The Leatt DBX 4.0 V20.1 is close to being a full-on DH spec helmet, but it’s airy and light enough for enduro/heavy trail use. It’s seriously comfortable too, though the peak doesn't adjust to fit raised goggles – and some may find it a little claustrophobic.
The DBX 4.0 V20.1 – let's just call it the DBX for now – is available in two shell sizes, both with 22 vents, a Dri-Lex liner (moisture-wicking, anti-odor, breathable and washable) and a Fidlock clasp to keep it all firmly attached to your head.
Beneath that polymer shell lie in-moulded EPS and EPO foams for impact absorption. It’s shaped to be compatible with Leatt neck braces, while the non-adjustable visor has a breakaway mount to stop it twisting your neck should it dig in under impact.
Rotational forces are also damped in other ways, not with the familair MIPS, but with Leatt's own system – dubbed 360° Turbine Technology.
It’s probably the perfect blend of the Smartshock Rotational System from 100% and MIPS itself, with several spots featuring pivoting rings, rather than a whole cradle like MIPS. It's worth knowing the helmet complies with ASTM DH, CPSC and EN1078 certification.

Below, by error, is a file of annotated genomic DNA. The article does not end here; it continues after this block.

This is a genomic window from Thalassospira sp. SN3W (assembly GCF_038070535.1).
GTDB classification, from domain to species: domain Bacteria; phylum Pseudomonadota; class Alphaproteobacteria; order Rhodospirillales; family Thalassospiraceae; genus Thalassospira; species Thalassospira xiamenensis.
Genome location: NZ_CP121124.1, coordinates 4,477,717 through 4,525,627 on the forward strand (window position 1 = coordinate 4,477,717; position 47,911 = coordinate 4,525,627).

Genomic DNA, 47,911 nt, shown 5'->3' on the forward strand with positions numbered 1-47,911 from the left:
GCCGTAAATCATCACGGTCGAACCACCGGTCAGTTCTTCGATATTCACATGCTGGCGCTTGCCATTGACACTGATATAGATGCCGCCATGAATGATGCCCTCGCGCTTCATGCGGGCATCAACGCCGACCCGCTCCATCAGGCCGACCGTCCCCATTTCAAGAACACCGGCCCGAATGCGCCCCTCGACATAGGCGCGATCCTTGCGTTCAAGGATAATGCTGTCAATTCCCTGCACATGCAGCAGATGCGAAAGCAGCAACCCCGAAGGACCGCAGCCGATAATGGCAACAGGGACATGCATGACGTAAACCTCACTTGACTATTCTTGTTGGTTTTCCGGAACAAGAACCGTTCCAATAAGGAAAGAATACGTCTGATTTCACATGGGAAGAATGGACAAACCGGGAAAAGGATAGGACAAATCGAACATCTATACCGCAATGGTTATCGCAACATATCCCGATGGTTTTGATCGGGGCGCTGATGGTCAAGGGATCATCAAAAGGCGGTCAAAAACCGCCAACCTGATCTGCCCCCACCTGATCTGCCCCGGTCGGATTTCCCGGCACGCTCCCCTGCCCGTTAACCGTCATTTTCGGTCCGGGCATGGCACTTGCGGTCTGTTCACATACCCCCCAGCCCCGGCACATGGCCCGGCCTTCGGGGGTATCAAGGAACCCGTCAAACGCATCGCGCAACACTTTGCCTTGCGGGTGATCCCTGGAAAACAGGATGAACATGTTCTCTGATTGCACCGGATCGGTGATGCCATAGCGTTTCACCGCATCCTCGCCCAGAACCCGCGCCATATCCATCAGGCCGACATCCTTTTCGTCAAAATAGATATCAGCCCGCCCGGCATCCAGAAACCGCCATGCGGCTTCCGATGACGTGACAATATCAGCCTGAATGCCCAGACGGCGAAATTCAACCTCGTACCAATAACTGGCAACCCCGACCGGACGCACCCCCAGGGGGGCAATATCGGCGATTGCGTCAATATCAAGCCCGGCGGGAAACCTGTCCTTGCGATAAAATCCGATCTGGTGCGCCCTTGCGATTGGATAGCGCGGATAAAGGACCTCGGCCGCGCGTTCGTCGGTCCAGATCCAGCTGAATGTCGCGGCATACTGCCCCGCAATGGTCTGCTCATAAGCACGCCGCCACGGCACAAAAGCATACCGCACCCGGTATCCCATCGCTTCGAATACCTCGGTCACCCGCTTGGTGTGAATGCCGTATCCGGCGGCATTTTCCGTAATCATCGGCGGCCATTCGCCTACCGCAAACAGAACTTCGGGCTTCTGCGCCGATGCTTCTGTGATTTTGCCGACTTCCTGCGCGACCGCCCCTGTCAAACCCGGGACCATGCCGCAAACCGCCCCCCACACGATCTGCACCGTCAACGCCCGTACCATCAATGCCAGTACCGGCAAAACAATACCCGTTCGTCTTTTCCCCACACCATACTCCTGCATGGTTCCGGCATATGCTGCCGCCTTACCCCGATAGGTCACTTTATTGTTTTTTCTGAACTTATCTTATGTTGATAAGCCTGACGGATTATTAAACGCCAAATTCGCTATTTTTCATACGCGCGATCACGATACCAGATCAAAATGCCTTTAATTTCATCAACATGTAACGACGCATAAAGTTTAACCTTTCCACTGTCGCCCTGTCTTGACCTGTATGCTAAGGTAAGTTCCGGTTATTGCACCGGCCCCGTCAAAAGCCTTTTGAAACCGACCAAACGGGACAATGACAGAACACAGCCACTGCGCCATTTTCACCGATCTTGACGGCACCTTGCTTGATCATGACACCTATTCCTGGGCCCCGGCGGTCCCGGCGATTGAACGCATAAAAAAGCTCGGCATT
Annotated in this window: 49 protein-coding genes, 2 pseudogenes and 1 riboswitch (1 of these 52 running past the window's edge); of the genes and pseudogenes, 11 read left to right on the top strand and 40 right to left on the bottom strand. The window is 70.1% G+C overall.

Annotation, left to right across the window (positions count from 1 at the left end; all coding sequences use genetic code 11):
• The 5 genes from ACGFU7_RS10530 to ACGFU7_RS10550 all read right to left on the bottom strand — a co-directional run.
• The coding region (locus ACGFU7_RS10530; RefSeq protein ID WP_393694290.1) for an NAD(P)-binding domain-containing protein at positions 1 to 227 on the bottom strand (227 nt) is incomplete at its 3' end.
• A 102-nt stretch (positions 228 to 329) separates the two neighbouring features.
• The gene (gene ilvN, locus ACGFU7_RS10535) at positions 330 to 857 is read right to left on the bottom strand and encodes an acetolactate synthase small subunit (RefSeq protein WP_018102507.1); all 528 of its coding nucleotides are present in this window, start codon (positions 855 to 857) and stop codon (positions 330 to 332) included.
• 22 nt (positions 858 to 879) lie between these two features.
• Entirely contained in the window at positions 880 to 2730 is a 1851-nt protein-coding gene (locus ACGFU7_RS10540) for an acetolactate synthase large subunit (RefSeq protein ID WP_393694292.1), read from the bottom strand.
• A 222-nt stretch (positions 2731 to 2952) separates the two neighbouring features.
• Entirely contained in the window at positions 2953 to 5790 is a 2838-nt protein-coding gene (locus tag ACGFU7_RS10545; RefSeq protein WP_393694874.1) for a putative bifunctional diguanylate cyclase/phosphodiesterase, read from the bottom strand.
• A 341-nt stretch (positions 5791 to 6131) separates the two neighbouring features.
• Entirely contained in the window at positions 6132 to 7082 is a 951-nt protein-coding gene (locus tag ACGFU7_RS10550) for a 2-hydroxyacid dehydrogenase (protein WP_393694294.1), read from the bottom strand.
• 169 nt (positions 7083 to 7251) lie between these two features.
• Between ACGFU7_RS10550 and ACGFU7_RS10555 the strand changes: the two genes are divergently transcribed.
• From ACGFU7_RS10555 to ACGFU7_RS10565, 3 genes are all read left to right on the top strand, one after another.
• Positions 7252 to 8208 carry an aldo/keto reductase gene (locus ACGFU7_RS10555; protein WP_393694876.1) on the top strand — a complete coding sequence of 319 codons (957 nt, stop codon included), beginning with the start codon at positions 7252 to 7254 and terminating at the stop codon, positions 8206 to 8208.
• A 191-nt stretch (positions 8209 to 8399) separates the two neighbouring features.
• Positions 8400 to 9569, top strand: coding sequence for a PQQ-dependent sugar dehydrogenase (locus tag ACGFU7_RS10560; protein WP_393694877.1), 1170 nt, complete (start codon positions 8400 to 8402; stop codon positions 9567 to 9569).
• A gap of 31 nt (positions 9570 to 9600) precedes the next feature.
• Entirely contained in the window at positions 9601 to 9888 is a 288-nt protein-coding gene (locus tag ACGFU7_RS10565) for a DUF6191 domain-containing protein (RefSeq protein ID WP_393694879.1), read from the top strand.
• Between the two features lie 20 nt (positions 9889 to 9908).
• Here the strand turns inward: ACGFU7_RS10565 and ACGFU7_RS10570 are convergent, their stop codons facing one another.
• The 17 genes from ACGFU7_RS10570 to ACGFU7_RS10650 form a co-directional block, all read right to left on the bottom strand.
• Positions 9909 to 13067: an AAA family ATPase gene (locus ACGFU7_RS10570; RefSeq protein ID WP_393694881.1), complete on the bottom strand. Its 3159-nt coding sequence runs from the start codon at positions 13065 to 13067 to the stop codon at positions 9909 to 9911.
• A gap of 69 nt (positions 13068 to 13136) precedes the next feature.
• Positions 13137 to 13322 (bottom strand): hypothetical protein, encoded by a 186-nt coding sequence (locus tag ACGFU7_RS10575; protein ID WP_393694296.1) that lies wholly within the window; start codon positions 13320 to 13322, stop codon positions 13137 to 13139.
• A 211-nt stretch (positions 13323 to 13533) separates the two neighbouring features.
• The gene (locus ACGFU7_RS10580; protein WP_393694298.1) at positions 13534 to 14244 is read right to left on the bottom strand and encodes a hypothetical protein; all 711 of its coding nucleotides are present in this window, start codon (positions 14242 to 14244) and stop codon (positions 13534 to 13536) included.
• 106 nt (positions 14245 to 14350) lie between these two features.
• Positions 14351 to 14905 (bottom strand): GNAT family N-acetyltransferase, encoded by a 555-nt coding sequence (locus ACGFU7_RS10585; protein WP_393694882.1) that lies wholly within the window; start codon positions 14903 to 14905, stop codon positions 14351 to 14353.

While the Leatt DBX can't match the 100% Trajecta for cooling, the 22 vents do an excellent job of promoting airflow, even at low speeds. So much so that you can actually feel air circulate around your head through the channels into the EPS. It's better still with the removable mouthpiece out.
With that mouthpiece in, I found the lid quite claustrophobic when charging full gas, as it traps hot exhalations in there with you... or that’s how it feels, anyway. With it gone, I had no issues at all.
The moisture-wicking padding does its job very well, and it’s a seriously comfy hat. It’s light too at 850g on a size M. It also comes with a bag for the helmet and spare cheek pads to keep it all in good condition.
The only real niggle – perhaps due to it not being enduro specific – is that the visor isn’t adjustable. It would be great to quickly sneak goggles underneath it for a climb, but having to spin them round the back instead is only a minor inconvenience.
The Leatt DBX 4.0 V20.1 is cool, comfy and light (and has the looks of a certain video game character should you be a fan with some gold-mirrored goggles), with high-rating safety features and a good build. In fact, there’s not an awful lot wrong with it beyond the fixed visor. Oh, and the hassle of explaining what it's called without sounding like an app update come to life...
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